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Re: bind command key

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  • Nico Weber
    Hi, ... Use nmap :tabnew etc. D is the command key modifier. This will likely clash with Terminal.app s ⌘T binding (which creates a terminal tab).
    Message 1 of 4 , Jul 31, 2008
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      Hi,

      On 31.07.2008, at 11:12, TheClue wrote:

      > im quite new in Vim, but im trying to improve quickly :)
      > for now im just building up my .vimrc file with all my needs and i was
      > wondering if there is a way to bind the command-key in vim (in tty
      > mode, i compiled it without gui) since i would like to mimic camino/
      > safari shortcuts for tabs navigation
      >
      > actually i use this ctrl-based subset:
      >
      > nmap <C-t> :tabnew<CR>
      > nmap <C-d> :tabc<CR>
      > nmap <C-o> :tabe<SPACE>
      >
      > any idea?
      >
      > tnx a lot for help!

      Use

      nmap <D-t> :tabnew<CR>

      etc. D is the command key modifier. This will likely clash with
      Terminal.app's ⌘T binding (which creates a terminal tab).

      Alternatively, get MacVim ( http://code.google.com/p/macvim/ ) which
      has all those shortcuts and more built-in.

      Nico
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    • Ben Schmidt
      ... No, sorry. Have you tried MacVim? http://code.google.com/p/macvim/ It is the up-and-coming Mac GUI for Vim and has a lot of keys by default mapped to match
      Message 2 of 4 , Jul 31, 2008
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        TheClue wrote:
        > hello!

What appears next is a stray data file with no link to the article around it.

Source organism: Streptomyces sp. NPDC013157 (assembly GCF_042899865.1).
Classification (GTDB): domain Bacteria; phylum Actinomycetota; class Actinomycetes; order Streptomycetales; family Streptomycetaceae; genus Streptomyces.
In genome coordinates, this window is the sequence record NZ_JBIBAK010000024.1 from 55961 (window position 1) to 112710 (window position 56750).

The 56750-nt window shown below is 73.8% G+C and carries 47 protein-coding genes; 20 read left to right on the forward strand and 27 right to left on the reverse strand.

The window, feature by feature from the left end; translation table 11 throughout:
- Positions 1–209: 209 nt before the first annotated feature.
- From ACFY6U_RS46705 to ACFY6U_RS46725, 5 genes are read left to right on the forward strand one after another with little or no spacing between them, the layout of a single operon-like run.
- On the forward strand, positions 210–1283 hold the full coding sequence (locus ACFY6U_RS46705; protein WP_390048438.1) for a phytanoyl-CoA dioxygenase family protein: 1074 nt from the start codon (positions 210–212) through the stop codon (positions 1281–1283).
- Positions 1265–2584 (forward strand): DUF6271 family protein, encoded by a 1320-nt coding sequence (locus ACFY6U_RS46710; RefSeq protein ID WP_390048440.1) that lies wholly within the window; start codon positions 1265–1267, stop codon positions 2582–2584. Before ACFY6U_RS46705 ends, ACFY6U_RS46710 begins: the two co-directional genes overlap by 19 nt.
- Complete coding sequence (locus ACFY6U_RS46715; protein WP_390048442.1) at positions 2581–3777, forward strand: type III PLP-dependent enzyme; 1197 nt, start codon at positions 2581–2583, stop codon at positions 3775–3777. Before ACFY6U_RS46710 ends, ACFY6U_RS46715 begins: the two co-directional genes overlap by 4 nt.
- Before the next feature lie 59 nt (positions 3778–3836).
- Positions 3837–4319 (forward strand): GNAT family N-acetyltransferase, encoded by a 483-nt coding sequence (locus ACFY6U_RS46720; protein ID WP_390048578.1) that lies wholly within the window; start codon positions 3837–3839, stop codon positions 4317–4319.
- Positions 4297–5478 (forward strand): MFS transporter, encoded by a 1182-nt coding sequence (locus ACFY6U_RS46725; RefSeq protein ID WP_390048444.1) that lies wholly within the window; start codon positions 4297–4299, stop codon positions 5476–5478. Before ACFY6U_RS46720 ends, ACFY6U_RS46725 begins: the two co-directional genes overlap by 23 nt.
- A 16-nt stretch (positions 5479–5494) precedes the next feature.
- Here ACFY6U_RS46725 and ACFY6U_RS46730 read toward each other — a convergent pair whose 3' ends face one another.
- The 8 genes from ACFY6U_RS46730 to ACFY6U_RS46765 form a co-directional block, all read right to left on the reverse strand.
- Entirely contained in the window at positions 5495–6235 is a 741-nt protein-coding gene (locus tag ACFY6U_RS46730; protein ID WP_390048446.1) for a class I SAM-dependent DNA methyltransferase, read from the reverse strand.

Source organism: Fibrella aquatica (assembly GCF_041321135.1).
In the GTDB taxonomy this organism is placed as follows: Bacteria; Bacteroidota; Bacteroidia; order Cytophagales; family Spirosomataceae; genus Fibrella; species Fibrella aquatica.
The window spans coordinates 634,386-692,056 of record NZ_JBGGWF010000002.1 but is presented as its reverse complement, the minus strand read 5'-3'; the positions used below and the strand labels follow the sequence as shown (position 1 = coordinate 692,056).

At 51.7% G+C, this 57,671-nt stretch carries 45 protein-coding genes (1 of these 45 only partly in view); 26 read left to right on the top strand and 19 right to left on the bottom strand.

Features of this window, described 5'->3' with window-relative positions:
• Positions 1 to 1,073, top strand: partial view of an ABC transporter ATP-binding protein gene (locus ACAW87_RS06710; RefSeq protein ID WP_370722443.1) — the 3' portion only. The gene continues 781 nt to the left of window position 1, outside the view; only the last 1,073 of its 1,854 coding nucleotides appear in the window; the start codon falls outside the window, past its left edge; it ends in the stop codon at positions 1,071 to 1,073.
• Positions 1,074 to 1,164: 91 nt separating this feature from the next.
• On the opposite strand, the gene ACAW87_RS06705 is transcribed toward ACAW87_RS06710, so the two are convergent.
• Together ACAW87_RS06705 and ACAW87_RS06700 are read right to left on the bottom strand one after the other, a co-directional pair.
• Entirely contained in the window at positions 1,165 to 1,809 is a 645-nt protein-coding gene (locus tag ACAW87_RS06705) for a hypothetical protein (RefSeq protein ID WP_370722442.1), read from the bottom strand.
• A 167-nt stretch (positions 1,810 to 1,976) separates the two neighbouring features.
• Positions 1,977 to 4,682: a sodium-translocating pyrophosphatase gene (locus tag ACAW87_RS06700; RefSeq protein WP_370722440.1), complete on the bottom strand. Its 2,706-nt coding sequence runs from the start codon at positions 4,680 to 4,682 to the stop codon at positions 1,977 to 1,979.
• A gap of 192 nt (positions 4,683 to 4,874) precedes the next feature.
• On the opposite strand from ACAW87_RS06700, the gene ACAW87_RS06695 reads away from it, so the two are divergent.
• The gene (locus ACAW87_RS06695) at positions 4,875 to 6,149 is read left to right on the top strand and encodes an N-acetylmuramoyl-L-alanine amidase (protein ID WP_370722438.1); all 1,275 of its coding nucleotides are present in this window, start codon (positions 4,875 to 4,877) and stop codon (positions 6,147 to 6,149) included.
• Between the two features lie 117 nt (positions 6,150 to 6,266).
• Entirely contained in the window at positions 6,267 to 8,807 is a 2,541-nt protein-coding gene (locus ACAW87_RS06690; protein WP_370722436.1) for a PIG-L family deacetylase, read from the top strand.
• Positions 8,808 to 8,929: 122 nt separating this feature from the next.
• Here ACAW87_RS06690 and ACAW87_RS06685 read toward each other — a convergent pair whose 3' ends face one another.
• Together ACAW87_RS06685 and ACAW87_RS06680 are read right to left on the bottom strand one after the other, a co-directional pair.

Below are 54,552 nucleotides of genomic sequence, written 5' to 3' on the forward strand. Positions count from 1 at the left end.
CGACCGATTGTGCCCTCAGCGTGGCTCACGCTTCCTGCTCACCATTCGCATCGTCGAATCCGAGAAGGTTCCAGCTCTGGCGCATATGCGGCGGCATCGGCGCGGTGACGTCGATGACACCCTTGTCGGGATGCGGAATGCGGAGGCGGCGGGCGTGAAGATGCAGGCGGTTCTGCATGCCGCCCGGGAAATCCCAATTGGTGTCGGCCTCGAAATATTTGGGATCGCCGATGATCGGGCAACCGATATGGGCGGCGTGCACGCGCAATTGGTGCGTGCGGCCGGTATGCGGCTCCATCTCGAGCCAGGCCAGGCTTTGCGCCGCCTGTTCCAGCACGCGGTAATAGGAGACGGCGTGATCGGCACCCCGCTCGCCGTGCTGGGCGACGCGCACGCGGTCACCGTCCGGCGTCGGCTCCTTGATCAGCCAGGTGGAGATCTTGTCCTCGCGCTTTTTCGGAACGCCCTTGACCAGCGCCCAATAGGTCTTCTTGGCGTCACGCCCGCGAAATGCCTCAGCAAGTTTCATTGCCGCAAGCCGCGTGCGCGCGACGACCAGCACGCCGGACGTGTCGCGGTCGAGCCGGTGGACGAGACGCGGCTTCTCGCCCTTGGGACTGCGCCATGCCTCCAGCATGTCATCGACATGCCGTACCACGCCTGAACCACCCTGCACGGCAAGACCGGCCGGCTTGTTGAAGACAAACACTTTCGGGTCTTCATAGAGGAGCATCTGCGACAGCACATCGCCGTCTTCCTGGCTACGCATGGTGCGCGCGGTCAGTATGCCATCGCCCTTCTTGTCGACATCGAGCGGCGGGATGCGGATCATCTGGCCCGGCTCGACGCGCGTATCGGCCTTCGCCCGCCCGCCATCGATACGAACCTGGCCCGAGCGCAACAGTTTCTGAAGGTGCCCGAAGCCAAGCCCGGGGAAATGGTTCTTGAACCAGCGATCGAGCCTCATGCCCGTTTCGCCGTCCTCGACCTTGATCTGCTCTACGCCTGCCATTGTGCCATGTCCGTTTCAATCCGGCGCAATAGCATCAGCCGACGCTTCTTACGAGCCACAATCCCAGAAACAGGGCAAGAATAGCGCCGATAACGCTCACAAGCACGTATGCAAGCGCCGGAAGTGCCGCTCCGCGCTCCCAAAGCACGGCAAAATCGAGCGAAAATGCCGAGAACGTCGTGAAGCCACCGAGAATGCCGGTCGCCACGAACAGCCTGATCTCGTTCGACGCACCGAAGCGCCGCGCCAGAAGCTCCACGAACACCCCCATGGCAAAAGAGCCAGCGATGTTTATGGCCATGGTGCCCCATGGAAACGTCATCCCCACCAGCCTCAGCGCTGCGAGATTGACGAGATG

>
        > im quite new in Vim, but im trying to improve quickly :)
        > for now im just building up my .vimrc file with all my needs and i was
        > wondering if there is a way to bind the command-key in vim (in tty
        > mode, i compiled it without gui)

        No, sorry.

        Have you tried MacVim? http://code.google.com/p/macvim/

        It is the up-and-coming Mac GUI for Vim and has a lot of keys by default
        mapped to match Safari, etc.

        Ben.



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      • Ben Schmidt
        ... In addition to my previous post which addresses your actual question, you may appreciate this hint: don t map too many control keys; most of them have
        Message 3 of 4 , Jul 31, 2008
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          > actually i use this ctrl-based subset:
          >
          > nmap <C-t> :tabnew<CR>
          > nmap <C-d> :tabc<CR>
          > nmap <C-o> :tabe<SPACE>

          In addition to my previous post which addresses your actual question,
          you may appreciate this hint: don't map too many control keys; most of
          them have functions in Vim, and many of them useful. I would say unless
          you know the function of a key and know you definitely don't want to use
          it, don't map it! In this case C-t and C-o in particular are two very
          useful commands both of which 'go back' to the last place your cursor
          jumped from (one with tags and one with just jumps).

          Ben.



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        • Ben Schmidt
          ... Actually, it won t work at all. only works in the GUI. Such keys are not passed through the terminal interface to Vim. Ben.
          Message 4 of 4 , Jul 31, 2008
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            > nmap <D-t> :tabnew<CR>
            >
            > etc. D is the command key modifier.

            Actually, it won't work at all. <D-...> only works in the GUI. Such keys
            are not passed through the terminal interface to Vim.

            Ben.



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